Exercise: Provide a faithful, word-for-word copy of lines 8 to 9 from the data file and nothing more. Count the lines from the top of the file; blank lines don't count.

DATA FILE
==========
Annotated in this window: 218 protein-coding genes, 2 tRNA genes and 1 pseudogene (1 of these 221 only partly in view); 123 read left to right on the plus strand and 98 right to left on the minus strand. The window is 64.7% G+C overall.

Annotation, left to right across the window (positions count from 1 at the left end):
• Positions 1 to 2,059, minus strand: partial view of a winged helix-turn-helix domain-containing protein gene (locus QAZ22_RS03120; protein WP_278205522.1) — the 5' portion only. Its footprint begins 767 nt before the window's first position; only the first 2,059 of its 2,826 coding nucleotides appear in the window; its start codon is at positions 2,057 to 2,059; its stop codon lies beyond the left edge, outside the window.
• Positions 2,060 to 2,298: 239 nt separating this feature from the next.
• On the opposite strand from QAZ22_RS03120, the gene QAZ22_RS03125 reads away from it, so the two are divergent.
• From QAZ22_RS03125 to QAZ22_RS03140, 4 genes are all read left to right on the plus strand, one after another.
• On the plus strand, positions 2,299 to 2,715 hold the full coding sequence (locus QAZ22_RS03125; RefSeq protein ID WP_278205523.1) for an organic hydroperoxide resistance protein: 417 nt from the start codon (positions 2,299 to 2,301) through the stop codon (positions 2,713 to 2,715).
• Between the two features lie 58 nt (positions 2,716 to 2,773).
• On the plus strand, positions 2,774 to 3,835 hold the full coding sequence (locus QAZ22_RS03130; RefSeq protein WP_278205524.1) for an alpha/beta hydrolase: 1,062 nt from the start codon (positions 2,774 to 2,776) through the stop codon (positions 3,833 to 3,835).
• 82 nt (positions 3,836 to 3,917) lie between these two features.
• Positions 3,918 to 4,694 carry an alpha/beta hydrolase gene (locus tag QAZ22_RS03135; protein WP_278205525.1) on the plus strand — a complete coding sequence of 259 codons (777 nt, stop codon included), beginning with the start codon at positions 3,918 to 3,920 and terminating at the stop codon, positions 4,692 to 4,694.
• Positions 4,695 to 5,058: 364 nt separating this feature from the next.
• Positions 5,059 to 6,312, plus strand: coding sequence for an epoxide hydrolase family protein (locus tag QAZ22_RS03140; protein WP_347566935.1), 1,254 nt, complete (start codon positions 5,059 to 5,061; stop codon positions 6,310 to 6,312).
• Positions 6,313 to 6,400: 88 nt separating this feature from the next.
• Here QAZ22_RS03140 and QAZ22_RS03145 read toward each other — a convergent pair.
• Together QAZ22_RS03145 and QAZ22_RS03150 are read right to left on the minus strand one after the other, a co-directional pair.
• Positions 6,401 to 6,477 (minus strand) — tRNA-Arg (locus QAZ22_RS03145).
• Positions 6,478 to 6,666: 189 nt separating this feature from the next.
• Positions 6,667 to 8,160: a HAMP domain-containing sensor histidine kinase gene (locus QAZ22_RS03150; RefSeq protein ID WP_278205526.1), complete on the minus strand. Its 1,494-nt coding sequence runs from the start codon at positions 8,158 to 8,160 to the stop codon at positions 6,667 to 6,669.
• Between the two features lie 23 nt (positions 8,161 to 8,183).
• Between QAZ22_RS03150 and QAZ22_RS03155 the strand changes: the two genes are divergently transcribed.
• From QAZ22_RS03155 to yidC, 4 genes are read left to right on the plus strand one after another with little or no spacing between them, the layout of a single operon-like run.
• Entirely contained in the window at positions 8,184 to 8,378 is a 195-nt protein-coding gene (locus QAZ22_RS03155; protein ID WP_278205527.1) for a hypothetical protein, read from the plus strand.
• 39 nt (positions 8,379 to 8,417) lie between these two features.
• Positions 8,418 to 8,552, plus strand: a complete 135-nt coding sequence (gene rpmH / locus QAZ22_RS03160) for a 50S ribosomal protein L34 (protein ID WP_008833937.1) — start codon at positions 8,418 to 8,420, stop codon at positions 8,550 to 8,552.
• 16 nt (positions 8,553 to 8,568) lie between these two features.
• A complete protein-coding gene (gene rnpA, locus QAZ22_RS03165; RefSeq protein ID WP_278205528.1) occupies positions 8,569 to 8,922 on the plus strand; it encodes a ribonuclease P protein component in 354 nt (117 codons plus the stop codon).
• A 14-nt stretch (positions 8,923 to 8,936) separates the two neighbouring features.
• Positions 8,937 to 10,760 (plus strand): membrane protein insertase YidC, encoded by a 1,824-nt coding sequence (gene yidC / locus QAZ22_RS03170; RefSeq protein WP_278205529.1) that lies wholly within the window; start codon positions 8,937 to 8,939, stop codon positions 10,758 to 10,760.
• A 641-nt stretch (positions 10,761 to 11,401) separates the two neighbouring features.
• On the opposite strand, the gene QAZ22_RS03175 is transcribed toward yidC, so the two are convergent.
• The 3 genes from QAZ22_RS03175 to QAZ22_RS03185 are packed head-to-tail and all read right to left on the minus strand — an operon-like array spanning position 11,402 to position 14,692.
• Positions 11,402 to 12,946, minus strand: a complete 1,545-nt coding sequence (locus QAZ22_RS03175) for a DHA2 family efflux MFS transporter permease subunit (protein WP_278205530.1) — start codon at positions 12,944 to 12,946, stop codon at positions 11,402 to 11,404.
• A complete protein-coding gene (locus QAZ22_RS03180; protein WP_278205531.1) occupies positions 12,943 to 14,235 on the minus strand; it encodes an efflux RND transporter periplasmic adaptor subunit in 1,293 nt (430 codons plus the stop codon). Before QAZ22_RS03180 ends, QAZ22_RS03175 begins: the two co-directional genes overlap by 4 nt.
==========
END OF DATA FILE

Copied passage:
• Between the two features lie 58 nt (positions 2,716 to 2,773).
• On the plus strand, positions 2,774 to 3,835 hold the full coding sequence (locus QAZ22_RS03130; RefSeq protein WP_278205524.1) for an alpha/beta hydrolase: 1,062 nt from the start codon (positions 2,774 to 2,776) through the stop codon (positions 3,833 to 3,835).